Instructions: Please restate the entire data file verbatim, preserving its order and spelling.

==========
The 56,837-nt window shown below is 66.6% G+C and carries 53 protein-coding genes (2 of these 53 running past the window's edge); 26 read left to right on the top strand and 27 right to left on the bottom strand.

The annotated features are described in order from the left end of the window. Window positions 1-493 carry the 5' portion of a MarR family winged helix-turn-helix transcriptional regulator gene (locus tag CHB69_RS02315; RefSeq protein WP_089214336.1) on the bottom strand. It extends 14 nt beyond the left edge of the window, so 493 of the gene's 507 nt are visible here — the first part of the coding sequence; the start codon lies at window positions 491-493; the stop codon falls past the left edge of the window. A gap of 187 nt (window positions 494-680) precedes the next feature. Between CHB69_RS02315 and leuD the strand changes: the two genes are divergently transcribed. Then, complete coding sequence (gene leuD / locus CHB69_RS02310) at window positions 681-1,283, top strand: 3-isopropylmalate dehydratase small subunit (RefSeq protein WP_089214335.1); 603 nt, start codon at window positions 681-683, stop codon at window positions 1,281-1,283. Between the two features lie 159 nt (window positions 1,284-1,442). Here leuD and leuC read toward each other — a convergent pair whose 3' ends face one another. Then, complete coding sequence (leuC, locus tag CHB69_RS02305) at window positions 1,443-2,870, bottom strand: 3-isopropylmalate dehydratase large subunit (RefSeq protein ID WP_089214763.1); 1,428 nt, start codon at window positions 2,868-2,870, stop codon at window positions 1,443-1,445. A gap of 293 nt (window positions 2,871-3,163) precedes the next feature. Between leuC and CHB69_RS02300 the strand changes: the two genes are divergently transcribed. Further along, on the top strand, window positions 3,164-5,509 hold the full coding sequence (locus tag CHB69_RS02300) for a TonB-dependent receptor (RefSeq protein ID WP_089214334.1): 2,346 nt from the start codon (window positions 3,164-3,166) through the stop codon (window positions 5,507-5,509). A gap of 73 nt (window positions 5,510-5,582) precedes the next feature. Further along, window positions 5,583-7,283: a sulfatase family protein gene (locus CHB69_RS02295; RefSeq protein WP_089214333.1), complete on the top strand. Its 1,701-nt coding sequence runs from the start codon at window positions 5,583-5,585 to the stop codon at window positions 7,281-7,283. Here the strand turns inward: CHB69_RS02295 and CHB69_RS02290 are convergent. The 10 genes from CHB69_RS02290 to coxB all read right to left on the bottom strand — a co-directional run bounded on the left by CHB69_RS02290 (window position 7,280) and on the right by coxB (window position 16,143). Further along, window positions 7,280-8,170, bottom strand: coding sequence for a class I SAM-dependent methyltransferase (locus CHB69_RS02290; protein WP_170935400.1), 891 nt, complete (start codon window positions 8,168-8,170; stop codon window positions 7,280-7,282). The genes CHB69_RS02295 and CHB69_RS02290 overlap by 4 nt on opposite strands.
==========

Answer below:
The 56,837-nt window shown below is 66.6% G+C and carries 53 protein-coding genes (2 of these 53 running past the window's edge); 26 read left to right on the top strand and 27 right to left on the bottom strand.

The annotated features are described in order from the left end of the window. Window positions 1-493 carry the 5' portion of a MarR family winged helix-turn-helix transcriptional regulator gene (locus tag CHB69_RS02315; RefSeq protein WP_089214336.1) on the bottom strand. It extends 14 nt beyond the left edge of the window, so 493 of the gene's 507 nt are visible here — the first part of the coding sequence; the start codon lies at window positions 491-493; the stop codon falls past the left edge of the window. A gap of 187 nt (window positions 494-680) precedes the next feature. Between CHB69_RS02315 and leuD the strand changes: the two genes are divergently transcribed. Then, complete coding sequence (gene leuD / locus CHB69_RS02310) at window positions 681-1,283, top strand: 3-isopropylmalate dehydratase small subunit (RefSeq protein WP_089214335.1); 603 nt, start codon at window positions 681-683, stop codon at window positions 1,281-1,283. Between the two features lie 159 nt (window positions 1,284-1,442). Here leuD and leuC read toward each other — a convergent pair whose 3' ends face one another. Then, complete coding sequence (leuC, locus tag CHB69_RS02305) at window positions 1,443-2,870, bottom strand: 3-isopropylmalate dehydratase large subunit (RefSeq protein ID WP_089214763.1); 1,428 nt, start codon at window positions 2,868-2,870, stop codon at window positions 1,443-1,445. A gap of 293 nt (window positions 2,871-3,163) precedes the next feature. Between leuC and CHB69_RS02300 the strand changes: the two genes are divergently transcribed. Further along, on the top strand, window positions 3,164-5,509 hold the full coding sequence (locus tag CHB69_RS02300) for a TonB-dependent receptor (RefSeq protein ID WP_089214334.1): 2,346 nt from the start codon (window positions 3,164-3,166) through the stop codon (window positions 5,507-5,509). A gap of 73 nt (window positions 5,510-5,582) precedes the next feature. Further along, window positions 5,583-7,283: a sulfatase family protein gene (locus CHB69_RS02295; RefSeq protein WP_089214333.1), complete on the top strand. Its 1,701-nt coding sequence runs from the start codon at window positions 5,583-5,585 to the stop codon at window positions 7,281-7,283. Here the strand turns inward: CHB69_RS02295 and CHB69_RS02290 are convergent. The 10 genes from CHB69_RS02290 to coxB all read right to left on the bottom strand — a co-directional run bounded on the left by CHB69_RS02290 (window position 7,280) and on the right by coxB (window position 16,143). Further along, window positions 7,280-8,170, bottom strand: coding sequence for a class I SAM-dependent methyltransferase (locus CHB69_RS02290; protein WP_170935400.1), 891 nt, complete (start codon window positions 8,168-8,170; stop codon window positions 7,280-7,282). The genes CHB69_RS02295 and CHB69_RS02290 overlap by 4 nt on opposite strands.